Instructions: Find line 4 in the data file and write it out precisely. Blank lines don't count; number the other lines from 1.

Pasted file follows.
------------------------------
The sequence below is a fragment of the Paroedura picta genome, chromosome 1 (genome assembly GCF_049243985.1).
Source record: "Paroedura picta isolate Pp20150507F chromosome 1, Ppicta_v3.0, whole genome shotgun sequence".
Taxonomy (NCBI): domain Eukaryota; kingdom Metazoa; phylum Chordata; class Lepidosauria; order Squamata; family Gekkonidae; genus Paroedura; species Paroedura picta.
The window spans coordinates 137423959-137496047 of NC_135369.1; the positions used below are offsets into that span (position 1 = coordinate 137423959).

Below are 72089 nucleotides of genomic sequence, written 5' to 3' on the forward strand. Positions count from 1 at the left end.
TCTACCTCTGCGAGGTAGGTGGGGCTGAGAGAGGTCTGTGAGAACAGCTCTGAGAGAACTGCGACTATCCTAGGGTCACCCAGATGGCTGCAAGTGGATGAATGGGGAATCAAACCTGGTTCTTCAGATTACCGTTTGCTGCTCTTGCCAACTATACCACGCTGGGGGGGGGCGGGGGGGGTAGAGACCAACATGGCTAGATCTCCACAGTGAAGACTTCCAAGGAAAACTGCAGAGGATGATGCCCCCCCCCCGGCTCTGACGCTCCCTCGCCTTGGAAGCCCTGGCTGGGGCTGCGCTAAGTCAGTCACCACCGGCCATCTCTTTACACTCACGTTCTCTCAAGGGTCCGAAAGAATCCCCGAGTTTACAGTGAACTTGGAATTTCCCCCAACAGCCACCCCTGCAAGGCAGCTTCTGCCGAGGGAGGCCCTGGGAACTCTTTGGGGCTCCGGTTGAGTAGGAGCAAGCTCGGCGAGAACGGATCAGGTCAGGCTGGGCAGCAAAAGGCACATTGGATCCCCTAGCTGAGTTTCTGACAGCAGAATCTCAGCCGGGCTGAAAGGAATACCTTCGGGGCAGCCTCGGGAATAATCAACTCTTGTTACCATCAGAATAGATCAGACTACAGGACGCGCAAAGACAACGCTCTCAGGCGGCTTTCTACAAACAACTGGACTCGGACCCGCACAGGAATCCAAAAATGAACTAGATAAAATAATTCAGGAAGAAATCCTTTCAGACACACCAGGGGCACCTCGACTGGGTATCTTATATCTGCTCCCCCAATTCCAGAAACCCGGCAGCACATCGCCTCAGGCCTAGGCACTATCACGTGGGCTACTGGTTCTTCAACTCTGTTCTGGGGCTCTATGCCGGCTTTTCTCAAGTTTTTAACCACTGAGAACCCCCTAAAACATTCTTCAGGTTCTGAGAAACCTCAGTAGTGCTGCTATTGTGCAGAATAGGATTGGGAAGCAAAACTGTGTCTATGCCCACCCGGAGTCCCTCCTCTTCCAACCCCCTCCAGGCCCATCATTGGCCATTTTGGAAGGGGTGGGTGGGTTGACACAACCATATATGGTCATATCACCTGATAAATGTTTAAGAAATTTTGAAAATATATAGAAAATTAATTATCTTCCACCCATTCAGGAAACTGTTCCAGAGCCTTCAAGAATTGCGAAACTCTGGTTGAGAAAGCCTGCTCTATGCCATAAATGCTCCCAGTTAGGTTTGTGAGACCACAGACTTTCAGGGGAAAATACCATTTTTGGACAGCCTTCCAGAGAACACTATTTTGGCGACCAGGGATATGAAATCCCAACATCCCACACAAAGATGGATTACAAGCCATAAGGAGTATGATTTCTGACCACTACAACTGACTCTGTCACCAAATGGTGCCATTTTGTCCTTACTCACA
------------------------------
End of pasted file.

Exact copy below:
The window spans coordinates 137423959-137496047 of NC_135369.1; the positions used below are offsets into that span (position 1 = coordinate 137423959).